The Broken Circle (Book) Review
Not so much?
The Broken Circle does a great job of pulling readers into a whole new world, all while making it seem like we’ve always been there.
Author Cheryl Potter seeks to weave the joys of knitting and a fantasy story all into one entrancing yarn – but is that a combination that actually works together?
At first glance, the concept behind The Broken Circle sounds like something that would only appeal to knitters, but that really isn’t the case. While knitting and yarn is certainly an essential part of the story, it is presented in such a way that anyone who enjoys a good tale of magic and fantasy, good vs. evil, will feel right at home in this book, craftiness optional.
The Broken Circle: Yarn of the Knitting Witches spins a story of twelve witches, trained in the art of using fragments of magical crystals to imbibe the garments they make with subtle magical powers. From a cape that lets the wearer pass unseen to a bottomless market bag to a shawl that keeps the wearer from passing to the other side, the garments that look like ordinary pieces of needlework are anything but. It is important that they do look ordinary, for magic has been outlawed in all its forms, as a war wages for the fate of the world – a world which the Dark Queen seems intent on decimating.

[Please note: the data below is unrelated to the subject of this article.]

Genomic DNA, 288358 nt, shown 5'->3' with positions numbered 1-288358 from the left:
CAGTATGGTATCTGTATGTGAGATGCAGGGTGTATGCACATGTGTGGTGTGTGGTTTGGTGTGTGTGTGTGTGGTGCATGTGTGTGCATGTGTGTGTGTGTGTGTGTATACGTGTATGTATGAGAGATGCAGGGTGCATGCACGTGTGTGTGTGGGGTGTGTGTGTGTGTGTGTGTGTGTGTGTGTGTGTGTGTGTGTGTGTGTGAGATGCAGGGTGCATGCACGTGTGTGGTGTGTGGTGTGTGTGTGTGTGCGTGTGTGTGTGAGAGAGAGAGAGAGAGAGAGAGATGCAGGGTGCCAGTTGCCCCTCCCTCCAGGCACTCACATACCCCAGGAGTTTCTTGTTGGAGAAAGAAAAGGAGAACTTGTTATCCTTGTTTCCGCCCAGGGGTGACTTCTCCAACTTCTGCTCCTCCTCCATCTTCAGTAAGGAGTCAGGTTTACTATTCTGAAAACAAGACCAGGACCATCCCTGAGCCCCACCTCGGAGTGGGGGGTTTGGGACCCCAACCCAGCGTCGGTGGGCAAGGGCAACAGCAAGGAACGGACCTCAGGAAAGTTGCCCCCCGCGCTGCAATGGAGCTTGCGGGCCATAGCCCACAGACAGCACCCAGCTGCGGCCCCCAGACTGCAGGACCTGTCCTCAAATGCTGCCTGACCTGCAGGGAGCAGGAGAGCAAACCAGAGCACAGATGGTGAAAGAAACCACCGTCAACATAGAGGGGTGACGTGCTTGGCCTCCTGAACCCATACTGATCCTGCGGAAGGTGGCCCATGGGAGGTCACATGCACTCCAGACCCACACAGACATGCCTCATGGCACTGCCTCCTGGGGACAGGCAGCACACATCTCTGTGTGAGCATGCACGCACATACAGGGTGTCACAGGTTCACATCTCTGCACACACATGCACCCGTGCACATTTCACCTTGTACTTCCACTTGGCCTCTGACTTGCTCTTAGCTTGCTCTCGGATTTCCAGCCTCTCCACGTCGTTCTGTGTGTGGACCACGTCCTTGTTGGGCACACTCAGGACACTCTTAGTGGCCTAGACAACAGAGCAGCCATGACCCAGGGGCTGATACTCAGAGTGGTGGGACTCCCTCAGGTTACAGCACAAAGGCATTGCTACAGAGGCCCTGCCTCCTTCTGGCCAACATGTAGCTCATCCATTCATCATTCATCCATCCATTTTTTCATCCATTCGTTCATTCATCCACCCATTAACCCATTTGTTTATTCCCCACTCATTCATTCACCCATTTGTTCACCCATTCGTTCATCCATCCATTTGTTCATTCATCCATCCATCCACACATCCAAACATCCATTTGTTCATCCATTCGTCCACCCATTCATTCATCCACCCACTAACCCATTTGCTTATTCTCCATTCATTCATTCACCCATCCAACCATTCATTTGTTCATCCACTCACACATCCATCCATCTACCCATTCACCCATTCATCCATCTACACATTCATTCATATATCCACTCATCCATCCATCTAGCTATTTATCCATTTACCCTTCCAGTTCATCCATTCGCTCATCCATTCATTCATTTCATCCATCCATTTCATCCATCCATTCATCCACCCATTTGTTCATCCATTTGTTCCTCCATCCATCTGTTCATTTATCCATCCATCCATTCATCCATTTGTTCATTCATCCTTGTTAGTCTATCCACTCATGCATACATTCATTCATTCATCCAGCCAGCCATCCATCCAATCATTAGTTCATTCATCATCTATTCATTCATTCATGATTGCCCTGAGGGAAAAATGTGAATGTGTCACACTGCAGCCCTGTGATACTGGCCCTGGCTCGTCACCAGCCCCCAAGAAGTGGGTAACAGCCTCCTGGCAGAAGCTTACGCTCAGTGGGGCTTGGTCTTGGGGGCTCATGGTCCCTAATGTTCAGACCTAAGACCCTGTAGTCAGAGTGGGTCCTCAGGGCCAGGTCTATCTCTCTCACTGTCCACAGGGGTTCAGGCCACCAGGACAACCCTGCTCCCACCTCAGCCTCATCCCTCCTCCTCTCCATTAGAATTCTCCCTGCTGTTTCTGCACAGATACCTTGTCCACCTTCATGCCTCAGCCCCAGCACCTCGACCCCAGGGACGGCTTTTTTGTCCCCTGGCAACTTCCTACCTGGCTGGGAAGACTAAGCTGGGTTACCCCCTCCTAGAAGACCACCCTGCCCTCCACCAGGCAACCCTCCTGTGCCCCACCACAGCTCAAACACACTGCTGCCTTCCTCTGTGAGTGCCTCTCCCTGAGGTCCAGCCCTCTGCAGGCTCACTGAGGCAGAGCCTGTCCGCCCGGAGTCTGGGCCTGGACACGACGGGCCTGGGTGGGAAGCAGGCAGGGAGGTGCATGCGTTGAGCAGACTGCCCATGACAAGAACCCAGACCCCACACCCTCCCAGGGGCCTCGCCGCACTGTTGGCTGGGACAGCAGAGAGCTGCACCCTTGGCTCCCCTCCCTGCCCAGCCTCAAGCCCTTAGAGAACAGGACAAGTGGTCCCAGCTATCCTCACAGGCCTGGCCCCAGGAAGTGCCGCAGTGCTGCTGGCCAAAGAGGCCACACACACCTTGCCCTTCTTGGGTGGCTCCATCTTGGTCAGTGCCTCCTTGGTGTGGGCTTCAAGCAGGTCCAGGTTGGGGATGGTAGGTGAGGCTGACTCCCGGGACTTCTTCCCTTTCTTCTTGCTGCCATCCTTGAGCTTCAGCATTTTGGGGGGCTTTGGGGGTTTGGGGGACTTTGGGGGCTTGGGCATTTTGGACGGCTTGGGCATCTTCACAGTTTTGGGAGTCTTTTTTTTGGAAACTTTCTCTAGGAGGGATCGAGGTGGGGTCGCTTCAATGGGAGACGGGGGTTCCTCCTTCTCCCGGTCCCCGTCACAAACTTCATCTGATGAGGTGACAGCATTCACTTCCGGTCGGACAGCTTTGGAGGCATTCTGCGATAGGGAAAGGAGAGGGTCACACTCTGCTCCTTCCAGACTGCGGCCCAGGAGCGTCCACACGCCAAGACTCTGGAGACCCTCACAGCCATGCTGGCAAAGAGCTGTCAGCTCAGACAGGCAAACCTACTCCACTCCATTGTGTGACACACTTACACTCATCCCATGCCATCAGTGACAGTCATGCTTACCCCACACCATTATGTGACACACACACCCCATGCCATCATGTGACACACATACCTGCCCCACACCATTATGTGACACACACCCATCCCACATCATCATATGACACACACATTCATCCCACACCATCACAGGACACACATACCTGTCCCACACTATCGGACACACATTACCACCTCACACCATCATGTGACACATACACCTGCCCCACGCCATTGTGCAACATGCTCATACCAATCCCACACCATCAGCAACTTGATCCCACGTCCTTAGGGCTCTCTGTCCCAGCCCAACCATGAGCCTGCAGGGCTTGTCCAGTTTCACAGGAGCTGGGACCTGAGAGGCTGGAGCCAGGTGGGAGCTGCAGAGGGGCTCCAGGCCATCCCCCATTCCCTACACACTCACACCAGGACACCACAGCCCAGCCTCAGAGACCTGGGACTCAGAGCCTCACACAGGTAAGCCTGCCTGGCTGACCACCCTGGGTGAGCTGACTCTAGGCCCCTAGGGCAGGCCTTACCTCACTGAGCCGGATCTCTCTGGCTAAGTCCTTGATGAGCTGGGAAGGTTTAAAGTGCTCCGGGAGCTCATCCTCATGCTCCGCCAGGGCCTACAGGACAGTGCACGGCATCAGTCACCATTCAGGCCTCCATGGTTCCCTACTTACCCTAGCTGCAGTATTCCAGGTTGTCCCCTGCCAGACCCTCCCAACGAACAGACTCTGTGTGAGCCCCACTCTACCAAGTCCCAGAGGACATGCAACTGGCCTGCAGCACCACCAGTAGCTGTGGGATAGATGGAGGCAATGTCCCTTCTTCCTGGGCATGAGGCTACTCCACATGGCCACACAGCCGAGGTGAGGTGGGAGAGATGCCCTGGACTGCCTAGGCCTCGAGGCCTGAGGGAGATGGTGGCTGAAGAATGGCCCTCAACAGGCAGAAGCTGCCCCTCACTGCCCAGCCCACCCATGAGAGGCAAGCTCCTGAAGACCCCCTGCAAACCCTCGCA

This is a book that I found myself lost in, almost from the start. I have read a lot of fantasy novels, and this one is a really good example of how the genre should be done. Potter weaves an entire world and all of its lore into this book, and yet it is all is easy to read and quite engaging. The Twelve (the knitting witches) split up long ago after the betrayal of one of their own, but with the world in peril it is time for them to gather over the dyeing pot once more. Of course, there are many who are determined to stop this from happening, not the least of which is the Dark Queen who has caused it all. There is a cast of characters who, in their imperfections, are at once believable and likable.
The Broken Circle does a great job of pulling readers into a whole new world, all while making it seem like we’ve always been there. The characters are likable, simply because none of them are presented as all knowing or perfect. Powerful though they may be, each of them is also decidedly human and relatable. While knitting is a central theme, the story is much more about fantasy and magic (although those more interested in the knitting aspect can look up the companion knitting book for some fun new projects).